Infinitely complex, but a lively man nevertheless

Infinitely complex, but a lively man nevertheless

One might as well think that Basu was a Communist and an astute politician and nothing else. But that’s only a veneer that the man had carefully nurtured over the years. There are people who project a bigger image while disguising some facets of their personalities. Basu belonged to the second category. He was a celebrity, a hearty friend, an implacable foe, a man of large faith and large flaws, an administrator who persevered. But he was also an outspoken and lively man who relished his role in the real world as much as he did his stature inside the party-government.

Look at this scenario. Basu speaking at an occasion in remembrance of Rabindranath Tagore, recalled how concerned Bengal’s greatest poet was about the “most vulnerable section of the society”, Tagore’s model of rural development, his (Tagore’s) vision of employment-oriented education. Rest assured that Basu never spent a word on Tagore’s creative works.

If one thinks that his Tagorean depth was limited to a speech at a public function, he or she will be grossly mistaken. Once, during a long ride to a remote district, Basu surprised his long-time comrade-in-arm Benoy Choudhury, who would often officiate as acting chief minister in Basu’s absence, by reciting Tagore. He went a step further, quoting verbatim what Tagore told ‘The New York Times’ on June 2, 1929, about Miss Mayo’s much talked-about book of the era ‘Mother India’. It would be wrong also to infer from Basu’s reaction to Buddhadev Bhattacherjee’s creative initiatives that the man was devoid of artistic instincts.

There are many in the CPM who disliked the favourable review of Utpal Dutt’s play ‘Barricade’ in the party’s Bengali mouthpiece ‘Ganashakti’. Heated discussions were on at the Alimuddin Street party office the next day when Basu stepped in. He was very upset; why should people fuss over such a creative work, its sarcasm about Communists notwithstanding, Basu wondered. The critics tried to convince Basu that Dutt had made fun of Basu in his previous play ‘Teer’. Basu was unmoved.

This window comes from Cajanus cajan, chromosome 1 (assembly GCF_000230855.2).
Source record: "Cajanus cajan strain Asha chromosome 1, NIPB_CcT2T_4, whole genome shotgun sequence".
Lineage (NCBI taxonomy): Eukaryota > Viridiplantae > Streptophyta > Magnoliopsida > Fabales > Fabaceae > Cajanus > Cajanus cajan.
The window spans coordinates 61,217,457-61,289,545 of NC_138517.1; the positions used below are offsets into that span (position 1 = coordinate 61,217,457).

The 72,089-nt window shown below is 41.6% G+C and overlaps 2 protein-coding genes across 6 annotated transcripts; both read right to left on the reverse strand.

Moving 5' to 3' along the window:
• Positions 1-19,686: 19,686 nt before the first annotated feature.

The party resisted the induction of noted Bengali author Manik Bandopadhyay (who was an employee of the British government then) because he was an alcoholic. The author’s wife called up Basu after a few days and said: “He has stopped drinking. Now you can take him in.” But by then, Basu had found out on his own that the author had stopped writing too. He told his anxious wife: “Don’t stop him from drinking. Tell him that I’ll ensure that he’s taken in.”

Interest in plays

The editor of ‘Maharastra Times’, Kumar Ketkar, once came to Kolkata to interview Basu. This was when Basu had been projected as the United Front prime ministerial candidate. Ketkar arrived with a questionnaire. After replying to a third and then a fourth question, Basu suddenly said: “Forget about politics; tell me what Tendulkar is staging these days.” A surprised Ketkar tried to recall some of Sachin Tendulkar’s recent big scores. Basu was least interested. “Oh, I get wind of that from newspapers any way. Since you’ve come from Bombay, I thought you could enlighten me about some of Vijay Tendulkar’s new plays.”

Basu tasted his maiden electoral defeat in 1972 at the hands of a lesser known CPI rival Shibapada Bhattacharya, by over 40,000 votes in the Baranagar Assembly seat in North 24 Parganas. Basu had by then won six consecutive elections from Baranagar (1952-1971). Acknowledging his greatness on Sunday, Shibapada described Basu as a master of parliamentary democracy and one of the greatest Communist leaders ever born in India. Recalling vividly the day in 1972 when the results were announced, he said: “Although I was confident of my victory, nervousness crept in at the last moment as I was up against a man considered invincible.”

Basu and Bhattacharya were comrades-in-arm till the CPI split in 1964, forcing Basu to join the Communist Party of India-Marxist (CPM). In a letter entitled ‘Save the party from revisionism and dogmatic extremists’ written from jail in 1963, a year before CPM was formed, Basu was initially against its creation, saying: “We have to continue our ideological struggle against Dange’s politics of revisionism. It will not be right to split the party.”

Bhattacharya, who was Basu’s aide during the latter’s election campaigns until 1964, reminicised: “Before the split I used to look after his (Basu’s) electioneering. I was moved by his cool temperament and observational skills. During those days, Basu didn’t have the political stature he came to enjoy later.” During the heady days after the Left Front was swpet to power in 1977, Basu took over as the chief minister and the CPI joined the Front in 1980. Yet, as chief minister and a senior leader of the Front, Basu visited Baranagar several times to attend public rallies and meetings. “Both of us shared the dais but we hardly spoke”, rued Bhattacharya.